I picked up Vespertine by Margaret Rogerson sort of by accident. I remember thinking the plot and general world sounded interesting. What I didn’t realise until after the fact was that I had read both of Rogerson’s previous novels and really enjoyed them. Of the three, Vespertine is definitely my favourite.
It’s very much a standard YA fantasy plot, with a late-teens Chosen One discovering world-saving powers. In this case, Artemisia is a seventeen-year-old Gray Sister, an order of nuns who are responsible for laying the dead to rest. She discovers she is resistant to possession, and gains awesome powers that she puts to use protecting her world from bad guys. Happily, Rogerson’s writing and world building more than elevates the material.
What I enjoyed most here was the world. This is a fantasy world reminiscent of medieval-ish Europe, governed by a religious order. When someone dies, depending on the manner of death, their spirit returns unless it is put to rest. Some spirits are weak, and some are so powerful they can destroy humanity if released. The ruling body is based on the religion that arose to combat these spirits, and leaders hold relics that house spirits that grant them powers (ie healing, fighting, compelling other to do as they say, etc). Rogerson introduces everything beautifully, without trying to mash it all into two sentences like I just did. Rogerson gives you the answers you’re looking for, without being too obvious, or having three solid pages of exposition.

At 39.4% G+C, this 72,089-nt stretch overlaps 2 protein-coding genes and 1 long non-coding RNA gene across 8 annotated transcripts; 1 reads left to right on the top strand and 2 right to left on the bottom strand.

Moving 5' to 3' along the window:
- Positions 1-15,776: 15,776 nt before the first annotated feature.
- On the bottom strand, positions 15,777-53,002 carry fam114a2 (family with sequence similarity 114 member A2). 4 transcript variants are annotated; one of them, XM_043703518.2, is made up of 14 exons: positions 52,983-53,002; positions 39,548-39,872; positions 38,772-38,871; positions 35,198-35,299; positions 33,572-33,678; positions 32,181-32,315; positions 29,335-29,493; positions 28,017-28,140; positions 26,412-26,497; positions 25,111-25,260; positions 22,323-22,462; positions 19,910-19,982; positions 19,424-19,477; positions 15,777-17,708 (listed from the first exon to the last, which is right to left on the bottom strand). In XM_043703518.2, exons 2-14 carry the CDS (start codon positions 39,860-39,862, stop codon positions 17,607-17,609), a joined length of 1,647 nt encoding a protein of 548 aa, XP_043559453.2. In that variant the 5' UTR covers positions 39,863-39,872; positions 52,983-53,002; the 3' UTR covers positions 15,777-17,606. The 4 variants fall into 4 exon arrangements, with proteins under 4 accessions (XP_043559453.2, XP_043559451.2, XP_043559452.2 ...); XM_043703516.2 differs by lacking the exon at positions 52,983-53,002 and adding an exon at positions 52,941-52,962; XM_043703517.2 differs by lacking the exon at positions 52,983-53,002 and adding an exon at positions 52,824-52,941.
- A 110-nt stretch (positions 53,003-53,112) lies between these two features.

Artemisia, our hero and first-person narrator, ends up wielding one of the revenants without training, which means she has to live with it constantly in her head. It’s a bit like being given a lightsabre, but not being told how to turn the lightsabre off. She has to walk around with this dangerous thing blasting all over the place, but it turns out that the revenant is sentient and has a personality, and its own wants and agenda. It grants her tremendous power, but for her to use them puts her at risk to be consumed by the revenant, who seems to have an unquenchable thirst for human lives.
This is the first of Rogerson’s novels to be part of a series, her previous two being standalones. While this novel didn’t end of a cliffhanger, I closed the book wanting more. Not because there were loose ends, but because the world and characters were so compelling I just wanted to know more. I could go on and on about everything I loved about this novel. If anything I wrote here sounds at all interesting to you, you should absolutely pick it up. Definitely my favourite book so far this year.